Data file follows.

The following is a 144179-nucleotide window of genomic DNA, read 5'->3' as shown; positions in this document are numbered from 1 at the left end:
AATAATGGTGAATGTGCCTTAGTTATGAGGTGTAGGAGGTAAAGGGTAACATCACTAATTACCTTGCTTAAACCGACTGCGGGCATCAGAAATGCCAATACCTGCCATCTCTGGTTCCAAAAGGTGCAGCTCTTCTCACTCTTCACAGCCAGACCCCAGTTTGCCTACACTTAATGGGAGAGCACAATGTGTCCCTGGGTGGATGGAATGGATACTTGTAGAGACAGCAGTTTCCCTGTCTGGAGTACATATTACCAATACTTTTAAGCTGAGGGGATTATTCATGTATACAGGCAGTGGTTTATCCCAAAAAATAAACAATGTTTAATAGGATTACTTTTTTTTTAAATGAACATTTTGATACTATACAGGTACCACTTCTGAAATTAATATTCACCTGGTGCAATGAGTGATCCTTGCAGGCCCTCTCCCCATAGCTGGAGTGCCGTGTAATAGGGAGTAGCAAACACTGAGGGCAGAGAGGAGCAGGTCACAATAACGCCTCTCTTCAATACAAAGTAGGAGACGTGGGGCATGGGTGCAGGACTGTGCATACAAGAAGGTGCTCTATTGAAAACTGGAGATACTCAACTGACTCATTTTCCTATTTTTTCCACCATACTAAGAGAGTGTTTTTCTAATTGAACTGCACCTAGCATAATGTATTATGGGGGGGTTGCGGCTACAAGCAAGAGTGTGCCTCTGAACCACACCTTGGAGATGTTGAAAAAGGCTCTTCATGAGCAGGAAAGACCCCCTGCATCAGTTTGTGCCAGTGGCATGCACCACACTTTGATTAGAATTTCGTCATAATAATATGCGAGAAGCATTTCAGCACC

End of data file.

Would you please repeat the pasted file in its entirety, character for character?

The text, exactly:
The following is a 144179-nucleotide window of genomic DNA, read 5'->3' as shown; positions in this document are numbered from 1 at the left end:
AATAATGGTGAATGTGCCTTAGTTATGAGGTGTAGGAGGTAAAGGGTAACATCACTAATTACCTTGCTTAAACCGACTGCGGGCATCAGAAATGCCAATACCTGCCATCTCTGGTTCCAAAAGGTGCAGCTCTTCTCACTCTTCACAGCCAGACCCCAGTTTGCCTACACTTAATGGGAGAGCACAATGTGTCCCTGGGTGGATGGAATGGATACTTGTAGAGACAGCAGTTTCCCTGTCTGGAGTACATATTACCAATACTTTTAAGCTGAGGGGATTATTCATGTATACAGGCAGTGGTTTATCCCAAAAAATAAACAATGTTTAATAGGATTACTTTTTTTTTAAATGAACATTTTGATACTATACAGGTACCACTTCTGAAATTAATATTCACCTGGTGCAATGAGTGATCCTTGCAGGCCCTCTCCCCATAGCTGGAGTGCCGTGTAATAGGGAGTAGCAAACACTGAGGGCAGAGAGGAGCAGGTCACAATAACGCCTCTCTTCAATACAAAGTAGGAGACGTGGGGCATGGGTGCAGGACTGTGCATACAAGAAGGTGCTCTATTGAAAACTGGAGATACTCAACTGACTCATTTTCCTATTTTTTCCACCATACTAAGAGAGTGTTTTTCTAATTGAACTGCACCTAGCATAATGTATTATGGGGGGGTTGCGGCTACAAGCAAGAGTGTGCCTCTGAACCACACCTTGGAGATGTTGAAAAAGGCTCTTCATGAGCAGGAAAGACCCCCTGCATCAGTTTGTGCCAGTGGCATGCACCACACTTTGATTAGAATTTCGTCATAATAATATGCGAGAAGCATTTCAGCACC